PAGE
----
New to running? Overwhelmed with all the info out there? Or are you getting back into it after a bit of a hiatus?
Either way, you’re probably wondering… How many miles should I run in a day?
Is there a limit? What’s too few? What happens if I push myself? The questions can pile up if you’re new to training regularly.
In this article, we’ll offer some sound advice on how much is enough, how to avoid overtraining, and how to structure your training according to your fitness levels and goals.
Whether you’re a complete beginner, a newish runner who wants to build endurance, or a relatively new runner planning on running a marathon, here’s the information you need to train safely and effectively.
How Far Should I Run a Day?
There’s no right or wrong answer for how far you should run per day. It depends on several different factors, such as:
If you’re completely new to running, you won’t be able to run as far as someone who already has running experience and has built up their running fitness.
You may need to walk or jog lightly in the beginning or alternate between the two. If your cardiovascular fitness is already good, you can run but keep the distance shorter so your muscles can get used to it.
On the other hand, if you’re not new to running but getting back into it after some time, start with lower mileage and increase it slowly until you’re at the same level you were before.
What are your running goals? Are you working towards a race or just running for weight loss and cardiovascular fitness?
If you’re training for a specific race, your mileage will vary depending on the race distance. But if you’re just running for enjoyment, exercise, and to shed some pounds, then mileage is not as important.
How much time do you have to run each day? If you can only fit in a 30-minute run every day in between work, family, and other responsibilities, then it makes sense for you to stick to a mileage that falls within that time frame.
Remember, the further you run, the longer it will take. As your cardio fitness increases, you will be able to run more miles in a shorter period of time.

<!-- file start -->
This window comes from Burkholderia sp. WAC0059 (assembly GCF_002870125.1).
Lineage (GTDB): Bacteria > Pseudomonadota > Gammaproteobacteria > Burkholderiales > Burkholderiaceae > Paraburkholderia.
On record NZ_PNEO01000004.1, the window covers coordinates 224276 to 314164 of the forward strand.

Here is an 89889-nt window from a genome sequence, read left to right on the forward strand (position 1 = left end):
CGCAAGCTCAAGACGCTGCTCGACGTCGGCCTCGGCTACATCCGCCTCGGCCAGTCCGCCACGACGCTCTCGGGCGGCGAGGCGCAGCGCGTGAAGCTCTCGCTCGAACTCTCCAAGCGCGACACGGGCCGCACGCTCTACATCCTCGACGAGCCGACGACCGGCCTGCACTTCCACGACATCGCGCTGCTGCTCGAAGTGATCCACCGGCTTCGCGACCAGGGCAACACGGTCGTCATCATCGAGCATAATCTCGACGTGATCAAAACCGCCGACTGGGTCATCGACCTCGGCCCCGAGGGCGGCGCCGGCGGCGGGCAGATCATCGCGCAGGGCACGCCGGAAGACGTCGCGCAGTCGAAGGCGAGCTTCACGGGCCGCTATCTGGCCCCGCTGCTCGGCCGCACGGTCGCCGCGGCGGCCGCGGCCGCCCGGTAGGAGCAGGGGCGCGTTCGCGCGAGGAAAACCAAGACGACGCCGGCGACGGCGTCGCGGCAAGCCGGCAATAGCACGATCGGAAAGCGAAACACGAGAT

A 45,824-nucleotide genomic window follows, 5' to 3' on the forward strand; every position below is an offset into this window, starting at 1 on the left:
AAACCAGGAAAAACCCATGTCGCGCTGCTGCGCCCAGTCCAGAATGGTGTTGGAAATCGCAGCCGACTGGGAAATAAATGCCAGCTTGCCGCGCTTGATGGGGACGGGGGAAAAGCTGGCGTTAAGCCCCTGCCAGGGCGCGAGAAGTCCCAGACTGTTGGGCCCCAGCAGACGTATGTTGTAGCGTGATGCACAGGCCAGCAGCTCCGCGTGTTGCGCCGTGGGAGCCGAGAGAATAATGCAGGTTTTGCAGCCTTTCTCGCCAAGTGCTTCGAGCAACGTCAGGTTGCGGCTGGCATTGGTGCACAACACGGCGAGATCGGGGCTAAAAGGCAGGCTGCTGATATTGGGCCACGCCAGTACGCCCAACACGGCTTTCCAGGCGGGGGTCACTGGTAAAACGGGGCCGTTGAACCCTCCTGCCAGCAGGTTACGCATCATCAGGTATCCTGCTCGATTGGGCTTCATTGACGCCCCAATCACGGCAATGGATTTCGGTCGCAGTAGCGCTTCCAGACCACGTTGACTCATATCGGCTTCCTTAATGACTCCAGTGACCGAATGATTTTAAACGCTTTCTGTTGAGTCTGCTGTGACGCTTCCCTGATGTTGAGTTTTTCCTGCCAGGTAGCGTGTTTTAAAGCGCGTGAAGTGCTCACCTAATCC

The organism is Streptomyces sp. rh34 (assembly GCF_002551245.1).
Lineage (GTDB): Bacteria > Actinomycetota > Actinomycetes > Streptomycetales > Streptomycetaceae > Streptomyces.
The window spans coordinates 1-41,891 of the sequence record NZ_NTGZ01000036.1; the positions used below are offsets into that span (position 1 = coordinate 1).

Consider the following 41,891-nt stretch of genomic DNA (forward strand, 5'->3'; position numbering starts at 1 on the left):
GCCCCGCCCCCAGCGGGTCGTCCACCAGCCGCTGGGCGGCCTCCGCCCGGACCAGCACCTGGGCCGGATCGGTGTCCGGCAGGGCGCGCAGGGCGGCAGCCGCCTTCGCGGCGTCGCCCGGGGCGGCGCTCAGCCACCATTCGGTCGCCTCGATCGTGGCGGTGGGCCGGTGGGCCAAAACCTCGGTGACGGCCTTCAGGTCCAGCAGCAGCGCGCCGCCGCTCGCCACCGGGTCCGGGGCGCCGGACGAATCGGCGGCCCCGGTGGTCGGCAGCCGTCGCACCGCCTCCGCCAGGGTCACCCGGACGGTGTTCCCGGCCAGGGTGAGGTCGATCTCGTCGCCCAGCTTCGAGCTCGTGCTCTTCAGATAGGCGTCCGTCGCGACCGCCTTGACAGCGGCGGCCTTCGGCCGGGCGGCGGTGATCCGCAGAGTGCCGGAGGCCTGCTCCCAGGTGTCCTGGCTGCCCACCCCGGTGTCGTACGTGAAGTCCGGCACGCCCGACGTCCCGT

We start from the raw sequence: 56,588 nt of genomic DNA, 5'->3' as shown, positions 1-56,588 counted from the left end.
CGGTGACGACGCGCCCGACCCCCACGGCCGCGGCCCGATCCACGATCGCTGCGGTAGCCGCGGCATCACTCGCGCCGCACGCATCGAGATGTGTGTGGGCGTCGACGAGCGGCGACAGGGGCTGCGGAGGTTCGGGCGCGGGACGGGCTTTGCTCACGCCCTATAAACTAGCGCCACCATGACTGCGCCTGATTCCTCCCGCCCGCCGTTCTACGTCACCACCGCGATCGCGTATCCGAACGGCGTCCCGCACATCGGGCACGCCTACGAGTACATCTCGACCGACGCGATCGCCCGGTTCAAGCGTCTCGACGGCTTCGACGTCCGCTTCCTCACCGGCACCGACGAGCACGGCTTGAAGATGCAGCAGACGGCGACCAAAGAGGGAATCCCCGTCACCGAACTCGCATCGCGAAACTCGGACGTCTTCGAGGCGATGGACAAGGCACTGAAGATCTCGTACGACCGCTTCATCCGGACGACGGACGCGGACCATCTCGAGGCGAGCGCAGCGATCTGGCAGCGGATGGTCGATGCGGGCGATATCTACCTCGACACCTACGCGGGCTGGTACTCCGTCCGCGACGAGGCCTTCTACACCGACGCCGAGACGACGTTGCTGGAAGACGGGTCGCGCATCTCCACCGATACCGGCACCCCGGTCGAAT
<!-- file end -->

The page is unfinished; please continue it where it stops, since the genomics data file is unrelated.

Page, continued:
Energy and Stress
If your energy levels are good, you’ll be able to run longer and further. But if you’re low on energy and high on stress, you’ll most likely find that you struggle to perform quite as well.
You may need to take this day by day. Some people may find that running is a great way to relieve stress, in which case you may find that running while stressed actually helps you to perform quite well.
But if, for example, you didn’t have great sleep the night before and you find yourself physically lacking energy, then it may be best to reduce your mileage and take it easy.
Do you have a history of injuries that may be aggravated by running? Some examples of injuries include ankle and foot injuries, knee injuries, hip and back injuries.
If you’re injury-prone, you should consider starting slowly and with a shorter distance and implementing an excellent recovery routine before you start to increase your mileage.
Your age can impact your cardiovascular fitness, your physical fitness, and your endurance. The older you are, the more slowly you should start and increase your miles.
Tips for Determining Daily and Weekly Running Mileage
Build A Strong Foundation
The best way to build a strong running base and increase your cardiovascular fitness is to include different types of runs in your routine. These include:
- Base run or steady run
- Recovery run
- Progression run
- Tempo run
- Interval run
- Hill repeats
- Long runs
Varying your types of runs will help you build endurance, improve your speed, and find your perfect sweet spot. This will help when it comes to increasing your mileage.
Take care to increase your mileage or your intensity slowly and carefully. A good rule of thumb is 5 to 10 percent every week.
For example, if you’re running 5 miles this week, increase by a quarter of a mile to half a mile the following week. If you increase by that amount every week, you will see steady improvement without risking injury due to overtraining.
Run At A Steady Pace
Your regular pace should be comfortable and easy, where you can still hold a conversation while you’re running.
As you get into different types of runs, you will find that you may have to put more intensity into some runs, while your recovery run will need to be even slower than your regular pace.
Weekly Running Plan
For complete beginners, it’s advisable to start with a run/walk plan to give your body the time and space to adapt to your new activity.
Start with 1 to 1.5 miles of alternating between jogging and walking. You should run for as long as you can before you feel you need to rest, then walk until you have caught your breath. Try not to stop and rest.